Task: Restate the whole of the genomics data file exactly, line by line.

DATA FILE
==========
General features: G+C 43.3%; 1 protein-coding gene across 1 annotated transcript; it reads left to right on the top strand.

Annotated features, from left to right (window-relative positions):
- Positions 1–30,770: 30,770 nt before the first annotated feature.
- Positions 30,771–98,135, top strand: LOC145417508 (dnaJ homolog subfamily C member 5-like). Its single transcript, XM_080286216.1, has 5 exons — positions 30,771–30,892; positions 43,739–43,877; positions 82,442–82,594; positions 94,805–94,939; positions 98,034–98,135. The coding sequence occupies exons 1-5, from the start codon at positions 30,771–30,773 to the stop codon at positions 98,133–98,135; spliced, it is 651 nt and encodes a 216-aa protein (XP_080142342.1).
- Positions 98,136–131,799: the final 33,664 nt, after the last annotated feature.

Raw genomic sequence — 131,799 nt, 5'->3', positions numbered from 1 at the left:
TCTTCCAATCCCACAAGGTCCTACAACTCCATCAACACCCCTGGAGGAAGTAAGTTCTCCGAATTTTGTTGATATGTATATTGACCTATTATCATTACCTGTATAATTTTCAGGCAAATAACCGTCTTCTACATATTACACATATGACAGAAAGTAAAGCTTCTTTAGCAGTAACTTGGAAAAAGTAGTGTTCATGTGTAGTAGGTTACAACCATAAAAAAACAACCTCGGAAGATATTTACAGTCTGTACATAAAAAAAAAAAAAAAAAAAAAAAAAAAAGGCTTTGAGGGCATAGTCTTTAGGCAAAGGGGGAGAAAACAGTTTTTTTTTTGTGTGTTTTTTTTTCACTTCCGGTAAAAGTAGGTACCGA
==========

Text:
General features: G+C 43.3%; 1 protein-coding gene across 1 annotated transcript; it reads left to right on the top strand.

Annotated features, from left to right (window-relative positions):
- Positions 1–30,770: 30,770 nt before the first annotated feature.
- Positions 30,771–98,135, top strand: LOC145417508 (dnaJ homolog subfamily C member 5-like). Its single transcript, XM_080286216.1, has 5 exons — positions 30,771–30,892; positions 43,739–43,877; positions 82,442–82,594; positions 94,805–94,939; positions 98,034–98,135. The coding sequence occupies exons 1-5, from the start codon at positions 30,771–30,773 to the stop codon at positions 98,133–98,135; spliced, it is 651 nt and encodes a 216-aa protein (XP_080142342.1).
- Positions 98,136–131,799: the final 33,664 nt, after the last annotated feature.

Raw genomic sequence — 131,799 nt, 5'->3', positions numbered from 1 at the left:
TCTTCCAATCCCACAAGGTCCTACAACTCCATCAACACCCCTGGAGGAAGTAAGTTCTCCGAATTTTGTTGATATGTATATTGACCTATTATCATTACCTGTATAATTTTCAGGCAAATAACCGTCTTCTACATATTACACATATGACAGAAAGTAAAGCTTCTTTAGCAGTAACTTGGAAAAAGTAGTGTTCATGTGTAGTAGGTTACAACCATAAAAAAACAACCTCGGAAGATATTTACAGTCTGTACATAAAAAAAAAAAAAAAAAAAAAAAAAAAAGGCTTTGAGGGCATAGTCTTTAGGCAAAGGGGGAGAAAACAGTTTTTTTTTTGTGTGTTTTTTTTTCACTTCCGGTAAAAGTAGGTACCGA